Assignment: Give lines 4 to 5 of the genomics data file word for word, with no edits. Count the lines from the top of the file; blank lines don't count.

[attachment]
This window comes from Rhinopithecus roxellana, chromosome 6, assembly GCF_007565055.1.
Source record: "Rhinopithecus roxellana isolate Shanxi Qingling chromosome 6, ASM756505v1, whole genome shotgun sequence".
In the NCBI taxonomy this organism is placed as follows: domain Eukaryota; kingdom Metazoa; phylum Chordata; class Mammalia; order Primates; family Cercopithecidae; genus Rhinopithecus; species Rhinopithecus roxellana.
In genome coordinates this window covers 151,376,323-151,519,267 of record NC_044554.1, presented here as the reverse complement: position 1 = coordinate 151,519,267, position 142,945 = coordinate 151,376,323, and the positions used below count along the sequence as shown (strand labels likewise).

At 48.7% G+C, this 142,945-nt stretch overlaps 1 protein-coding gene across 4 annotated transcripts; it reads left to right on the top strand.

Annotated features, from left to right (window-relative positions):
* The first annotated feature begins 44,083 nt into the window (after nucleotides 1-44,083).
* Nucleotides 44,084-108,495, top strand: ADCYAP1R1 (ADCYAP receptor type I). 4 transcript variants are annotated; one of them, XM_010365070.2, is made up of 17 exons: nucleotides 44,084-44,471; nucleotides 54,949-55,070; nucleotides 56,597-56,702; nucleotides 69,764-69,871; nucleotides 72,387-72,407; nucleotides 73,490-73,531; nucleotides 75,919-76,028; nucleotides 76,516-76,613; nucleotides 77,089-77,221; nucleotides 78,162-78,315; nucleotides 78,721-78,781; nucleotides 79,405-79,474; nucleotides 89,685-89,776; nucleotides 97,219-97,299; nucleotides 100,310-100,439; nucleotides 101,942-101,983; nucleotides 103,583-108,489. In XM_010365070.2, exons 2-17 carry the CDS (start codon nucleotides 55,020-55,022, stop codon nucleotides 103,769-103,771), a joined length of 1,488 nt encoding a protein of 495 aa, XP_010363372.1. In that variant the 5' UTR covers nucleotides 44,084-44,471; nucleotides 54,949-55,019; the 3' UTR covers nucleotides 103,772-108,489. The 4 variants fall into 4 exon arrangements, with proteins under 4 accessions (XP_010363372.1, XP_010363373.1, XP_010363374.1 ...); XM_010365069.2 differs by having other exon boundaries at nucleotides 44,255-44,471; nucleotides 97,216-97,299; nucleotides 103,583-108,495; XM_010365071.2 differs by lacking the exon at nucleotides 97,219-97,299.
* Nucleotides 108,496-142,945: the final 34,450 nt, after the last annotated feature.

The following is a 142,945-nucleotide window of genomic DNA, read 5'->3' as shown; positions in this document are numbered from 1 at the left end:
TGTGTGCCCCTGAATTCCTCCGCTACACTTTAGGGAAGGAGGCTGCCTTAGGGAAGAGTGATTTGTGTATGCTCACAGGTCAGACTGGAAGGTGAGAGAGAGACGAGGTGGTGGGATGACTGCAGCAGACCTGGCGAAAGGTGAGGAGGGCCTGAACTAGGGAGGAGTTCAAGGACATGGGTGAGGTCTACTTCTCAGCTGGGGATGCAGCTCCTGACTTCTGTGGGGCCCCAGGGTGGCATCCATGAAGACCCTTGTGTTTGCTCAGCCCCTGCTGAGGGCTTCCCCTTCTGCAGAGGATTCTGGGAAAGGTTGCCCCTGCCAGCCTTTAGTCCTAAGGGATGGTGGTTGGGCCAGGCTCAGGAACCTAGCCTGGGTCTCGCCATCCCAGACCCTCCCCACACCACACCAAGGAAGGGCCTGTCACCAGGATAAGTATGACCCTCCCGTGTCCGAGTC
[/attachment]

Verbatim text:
In genome coordinates this window covers 151,376,323-151,519,267 of record NC_044554.1, presented here as the reverse complement: position 1 = coordinate 151,519,267, position 142,945 = coordinate 151,376,323, and the positions used below count along the sequence as shown (strand labels likewise).

At 48.7% G+C, this 142,945-nt stretch overlaps 1 protein-coding gene across 4 annotated transcripts; it reads left to right on the top strand.